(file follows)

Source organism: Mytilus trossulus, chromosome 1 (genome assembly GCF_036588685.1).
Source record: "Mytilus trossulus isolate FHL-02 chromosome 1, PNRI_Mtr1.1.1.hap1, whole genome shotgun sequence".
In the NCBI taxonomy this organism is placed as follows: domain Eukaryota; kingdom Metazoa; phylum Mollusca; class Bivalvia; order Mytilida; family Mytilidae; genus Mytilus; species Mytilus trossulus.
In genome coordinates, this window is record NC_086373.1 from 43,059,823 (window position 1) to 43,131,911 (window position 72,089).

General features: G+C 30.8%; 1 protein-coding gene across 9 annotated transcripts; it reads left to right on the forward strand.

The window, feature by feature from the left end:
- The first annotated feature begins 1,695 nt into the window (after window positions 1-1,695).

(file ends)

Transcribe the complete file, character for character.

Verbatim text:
Source organism: Mytilus trossulus, chromosome 1 (genome assembly GCF_036588685.1).
Source record: "Mytilus trossulus isolate FHL-02 chromosome 1, PNRI_Mtr1.1.1.hap1, whole genome shotgun sequence".
In the NCBI taxonomy this organism is placed as follows: domain Eukaryota; kingdom Metazoa; phylum Mollusca; class Bivalvia; order Mytilida; family Mytilidae; genus Mytilus; species Mytilus trossulus.
In genome coordinates, this window is record NC_086373.1 from 43,059,823 (window position 1) to 43,131,911 (window position 72,089).

General features: G+C 30.8%; 1 protein-coding gene across 9 annotated transcripts; it reads left to right on the forward strand.

The window, feature by feature from the left end:
- The first annotated feature begins 1,695 nt into the window (after window positions 1-1,695).